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1350Ice Agate, a milky chalcedony with inclusions of color-less quartz in matrix. Term developed by G. J. Bittell, Germany. The Mineralogist, v. 21, no. 9, p. 297.
1351Ice Blue Agate, Arizona, no description, adv., Arlene Dimick, Lapidary Journal, v. 14, no. 3, p. 291.
1352Ice Bone, Colorado/Utah? an agatized dinosaur bone that is white on the exterior with purple spider webbing in the interior, color illustration in Talbot (1978, p. 1260).
1353Iceland Agate, Iceland, Van Leunen (1945, p. 125) used the term for brownish and grayish obsidian from Iceland; Shipley (1971, p. 98) suggested it was an obsidian; and Frazier and Frazier (1988, p.73) used the term in this same sense. However, Harstad (1936, p. 141) citing Feuchtwanger, 1838 [not seen]) stated that ...the best agates are...those from Oberstein, Iceland, and Faroe Islands. Harstad further stated that he had seen agates from these localities.
1354Icicle Agate, California? Nevada?, no further information, adv., Gordon's, The Mineralogist, v. 15, no. 11, p. 607. Johnson (1978, p. 38) used the term without a description for material from near Blair Junction, Esmeralda County, Nevada.
1355Ida Jasper, Virginia, a red jasper with hematite spherules, see Livingston (1954, p. 4-6, 8).
1356Idaho Brown Lace Agate, adv., Tynsky's Gem Shop, Rocks and Minerals, v. 37, no. 3, 4, p. 219.
1357Idaho Foliated Agate, no description, no location, adv., Stardust Gem House, Lapidary Journal, v. 1, no. 2., back cover, outside.
1358Idaho Picture Rock, Idaho, volcanic tufa with jasper in beige-brown or rose red, adv., Arco Rock Shop, Lapidary Journal, v. 25, no. 1, p. 190.
1359Idaho Plume Agate, Idaho, adv., Stewarts Gem Shop, Earth Science, v. 13, no. 3, p. 107. ...beautiful plumes in many colors with clear background, adv., Smokey Mtn. Rock Shop, Lapidary Journal, v. 29, no. 3, p. 601.
1360Idaho Potato Agates, Idaho, agate nodules form Grouse Creek and Hog Creek according to adv., Stewart's Gem Shop, Lapiday Journal, v. 3, no. 5, p. 358. See also Beacon Hill nodules.
1361Idaho Potato Nodules, Idaho, agate patterns with red, green moss, occasional sagenite. Adv., Jim Mahlum, The Mineralogist, v. 20, no. 12, p. 461. ...fluoresce bluish green under S.W., adv., Indiana Lapidary Supply, Lapidary Journal, v. 15, no. 8, p. 111.
1362Idaho White Plume Agate, Idaho, no description, adv., The Agatique Shop, Lapidary Journal, v. 8, no. 4, p. 363.
1363Idaho Willow Creek Jasper, Idaho, synonym of Willow Creek Jasper which see. Term appeared in adv., LarryÆs Rocks & Gems, Lapidary Journal, v. 44, no. 11, p. 142.
1364Idaho Yellow Onyx, Idaho, an agate or jasper?, adv., Lowell W. Fields, Lapidary Journal, v. 30, no. 12, p. 2764.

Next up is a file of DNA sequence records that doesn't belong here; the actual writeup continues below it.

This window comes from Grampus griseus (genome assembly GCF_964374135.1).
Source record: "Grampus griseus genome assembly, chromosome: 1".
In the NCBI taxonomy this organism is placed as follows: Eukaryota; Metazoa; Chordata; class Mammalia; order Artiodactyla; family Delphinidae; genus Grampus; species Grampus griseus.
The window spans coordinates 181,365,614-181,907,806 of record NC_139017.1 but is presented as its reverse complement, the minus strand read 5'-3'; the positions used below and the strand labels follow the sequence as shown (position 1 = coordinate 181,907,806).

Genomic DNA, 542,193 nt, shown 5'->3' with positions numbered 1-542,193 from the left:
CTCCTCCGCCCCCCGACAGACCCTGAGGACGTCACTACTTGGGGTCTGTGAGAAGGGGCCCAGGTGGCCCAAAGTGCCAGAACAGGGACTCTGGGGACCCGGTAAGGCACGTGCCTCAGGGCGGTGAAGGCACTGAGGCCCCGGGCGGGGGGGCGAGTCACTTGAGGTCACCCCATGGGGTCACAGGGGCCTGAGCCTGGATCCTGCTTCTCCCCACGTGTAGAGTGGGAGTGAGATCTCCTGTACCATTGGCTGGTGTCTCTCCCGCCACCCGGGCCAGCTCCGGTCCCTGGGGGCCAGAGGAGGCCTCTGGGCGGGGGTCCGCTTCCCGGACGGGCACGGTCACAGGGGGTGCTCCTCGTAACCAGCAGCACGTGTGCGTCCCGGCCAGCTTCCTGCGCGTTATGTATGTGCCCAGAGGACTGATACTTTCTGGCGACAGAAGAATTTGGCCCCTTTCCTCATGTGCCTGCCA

1365Idar Agates, for Idar, Germany. Applies only to agates having been collected from this classic locality. Agates from many other sources have been cut and polished there and advertized as Idar (Idar-Oberstein) agates. adv., Martin L. Ehrmann, Rockefeller Center, Suite 2008, International Building, 630 5th Avenue, New York City. Shipley (1971, p. 98) suggested tha the discovery of these agates led to the establishment of the great lapidary centers of Idar and Oberstein.
1366Idar-Oberstein Agate, Germany, agate, onyx, sardonyx, adv., John M. Wise, Lapaidary Journal, v. 9, no. 4, p. 355. Gotze, Plotze, Fuchs and Habermann (1999, p. 152, 153) suggested that agates from this site formed in an andesite and examined them by electron paramagnetic resonance, cathodoluminescence and trace element content.
1367Imperial Chrysoprase, Australia, a chrysoprase of exceptionally fine color and translucency, adv., Bearden's, Lapidary Journal, v. 21, no. 10, p. 1238.
1368Imperial Green Agate, Mexico, ...variety of shades of green and occasional presence of white,...adv., Goodnow Gems U.S.A., Rock & Gem, v. 7, no. 8, p. 5.
1369Imperial green jasper, Mexico, shades of green, ...occasional presence of white, tan or brown or reddish colors, adv., Goodnow Gems U.S.A., Lapidary Journal, v. 31, no. 4, p. 883.
1370Imperial Jasper, Mexico, ...attractive green, pastels, adv., Goodnow Gems, U.S.A., 3415 Hayden Street, Amarillo, Texas 79109, Rock & Gem, v. 4, no. 6, p. 3. Fraser and Fraser (1989) stated it came in red and green varieties and I have observed both red and green imperial jasper for sale at shows. An advertizement by Rivera & Sons, (Lapidary Journal, v. 30, no. 12, p. 2816) suggests this material is from the state of Zacatecas.